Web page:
It still is one thing, though, to say that I see the beliefs as hateful, and another to say I see the people as hateful. Yes, I do see them as hateful, but I can discuss the ideas without discussing the people, and criticizing the idea does not have to mean criticizing the person. It's like the difference between someone saying they feel my *beliefs* are unbiblical and saying *I* am biblically ignorant, that I cherry pick, etc. If you can't understand the difference, then I'm sorry
    bandgeek521

    Answer by bandgeek521 at 8:21 PM on Apr. 26, 2012

  • "I do wonder, though, if you were to believe that it IS okay to say that the WBC is hateful, or the KKK is racist, etc, why it isn't okay for people to believe that certain ideas are misogynistic or cruel, etc"

    I don't think the discussion was about it being right or wrong. It was about whether or not criticizing/judging an idea means you're criticizing/judging the person. I said that for me, and thise whose religion is such an essential and defining aspect of tgeir identity, when you criticize the religion, you're criticizing the individual. You disagreed with that. But whether or it's OK to go is another discussion.

    Sharon
    momto2boys973

    Answer by momto2boys973 at 8:20 PM on Apr. 26, 2012

  • I do wonder, though, if you were to believe that it IS okay to say that the WBC is hateful, or the KKK is racist, etc, why it isn't okay for people to believe that certain ideas are misogynistic or cruel, etc. Sure, I understand the difference is that the WBC embraces hate and you believe that any trace of misogynistic evidence is based on misunderstanding and misinformation, but if it's not an attack to criticize the hatred we see there, why insist that criticizing other ideas IS an attack? The WBC, as far as we know, are just as committed to their beliefs, identify just as strongly with their version of faith. So if we are allowed to say that their teachings, like the idea that "God hates" anyone, is hateful, and it's not an attack against the church, why see anything else not *intended* as an attack as one?
    bandgeek521

    Answer by bandgeek521 at 8:15 PM on Apr. 26, 2012

  • "It IS one thing, though, to say that the members are hateful, and something else entirely to attack them for it."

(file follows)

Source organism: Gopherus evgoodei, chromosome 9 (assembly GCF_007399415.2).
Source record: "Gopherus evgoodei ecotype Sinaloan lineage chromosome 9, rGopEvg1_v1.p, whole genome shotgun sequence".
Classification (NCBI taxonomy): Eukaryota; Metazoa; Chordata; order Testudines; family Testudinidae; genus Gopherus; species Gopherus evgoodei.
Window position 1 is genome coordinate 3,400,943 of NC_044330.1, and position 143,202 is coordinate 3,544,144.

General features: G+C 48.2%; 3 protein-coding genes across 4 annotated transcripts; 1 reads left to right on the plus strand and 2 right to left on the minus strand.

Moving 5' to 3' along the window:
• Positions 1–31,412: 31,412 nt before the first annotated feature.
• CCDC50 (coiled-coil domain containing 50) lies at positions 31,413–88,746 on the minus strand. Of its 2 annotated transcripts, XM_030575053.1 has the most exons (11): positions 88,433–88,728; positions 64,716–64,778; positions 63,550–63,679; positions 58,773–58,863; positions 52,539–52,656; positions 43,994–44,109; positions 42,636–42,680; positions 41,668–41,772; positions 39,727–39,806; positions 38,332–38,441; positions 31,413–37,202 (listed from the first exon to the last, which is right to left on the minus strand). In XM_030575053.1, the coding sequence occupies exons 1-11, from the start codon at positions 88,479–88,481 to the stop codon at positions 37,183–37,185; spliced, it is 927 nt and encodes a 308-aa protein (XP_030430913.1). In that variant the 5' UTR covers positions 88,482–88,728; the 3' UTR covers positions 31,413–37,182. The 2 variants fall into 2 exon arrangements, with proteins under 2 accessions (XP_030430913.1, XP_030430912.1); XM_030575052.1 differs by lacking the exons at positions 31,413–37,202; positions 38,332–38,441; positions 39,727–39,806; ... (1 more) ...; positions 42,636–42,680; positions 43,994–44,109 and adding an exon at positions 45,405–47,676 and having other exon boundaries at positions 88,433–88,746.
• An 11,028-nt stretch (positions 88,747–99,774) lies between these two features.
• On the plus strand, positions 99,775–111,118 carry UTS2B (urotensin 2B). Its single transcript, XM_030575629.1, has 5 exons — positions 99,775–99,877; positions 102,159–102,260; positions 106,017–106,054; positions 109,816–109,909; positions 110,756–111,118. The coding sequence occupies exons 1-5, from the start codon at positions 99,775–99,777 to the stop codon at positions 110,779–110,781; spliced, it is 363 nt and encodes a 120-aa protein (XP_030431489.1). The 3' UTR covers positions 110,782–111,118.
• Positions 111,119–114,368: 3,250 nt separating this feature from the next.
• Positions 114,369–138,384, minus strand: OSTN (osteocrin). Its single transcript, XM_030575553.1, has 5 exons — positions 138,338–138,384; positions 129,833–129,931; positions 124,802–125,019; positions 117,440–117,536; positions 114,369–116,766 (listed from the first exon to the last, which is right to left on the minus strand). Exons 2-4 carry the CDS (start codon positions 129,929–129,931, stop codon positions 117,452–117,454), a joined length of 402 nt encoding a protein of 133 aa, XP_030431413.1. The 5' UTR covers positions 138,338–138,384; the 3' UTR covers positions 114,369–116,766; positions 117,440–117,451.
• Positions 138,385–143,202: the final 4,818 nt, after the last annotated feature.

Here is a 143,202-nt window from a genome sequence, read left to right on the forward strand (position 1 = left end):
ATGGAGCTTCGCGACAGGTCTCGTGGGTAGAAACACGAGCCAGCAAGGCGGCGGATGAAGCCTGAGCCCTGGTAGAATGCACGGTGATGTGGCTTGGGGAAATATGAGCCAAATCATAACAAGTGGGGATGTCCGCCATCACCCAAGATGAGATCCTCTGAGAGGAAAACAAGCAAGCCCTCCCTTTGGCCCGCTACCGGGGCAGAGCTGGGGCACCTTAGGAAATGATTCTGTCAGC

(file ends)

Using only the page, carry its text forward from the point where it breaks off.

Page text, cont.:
But we were talking about judging people by judging their ideas, not crossing the line into attacking them.

    Sharon
    momto2boys973

    Answer by momto2boys973 at 8:13 PM on Apr. 26, 2012

  • The ideas are hateful, yes. Though I don't think this is a valid comparison, as the WBC CLAIMS to be hateful, to believe God is hateful. Yes, they DO see their message as right (I never said it had to be "positive"), and I disagree. But we can't forget that hate is their actual definition of God and themselves.

    It IS one thing, though, to say that the members are hateful, and something else entirely to attack them for it. I can say that I believe they are hateful (which is true) and that I feel they miss or misconstrue the loving message of Christ, or I can say that they are poor excuses for human beings with no sense of decency or worth and that I hate them as much as they hate others (just an example, not my actual opinion). One is an attack, the other, though, is not. Saying someone is hateful is NOT an attack, though I am sorry if you believe it is. An opinion is not an attack unless it is USED as one.
    bandgeek521

    Answer by bandgeek521 at 8:09 PM on Apr. 26, 2012

  • Why is the bus lie still being told? Even Sharon's own articles show it to be a lie. That was not a Jewish bus, it was a public, government owned, government run bus route. A Hasidic company bid on the contract and won it, but that doesn't make it a Jewish bus only for Jewish people. It was a public bus, just like every other bus in all of NY, but they were trying to force their rules on everyone who rode it.

    It's that kind of lying and misinformation that muddies this issue. Criticizing something that is illegal, and happens to be done by a religious group doesn't make it somehow less illegal. Just like an individual agreeing with that bus company breaking the law doesn't make it less illegal. Standing up and saying, you cannot force others to live by your religion while using a government provided and government funded service is not personally attacking you. It's also not anti-Semetic.
    NotPanicking

    Answer by NotPanicking at 8:07 PM on Apr. 26, 2012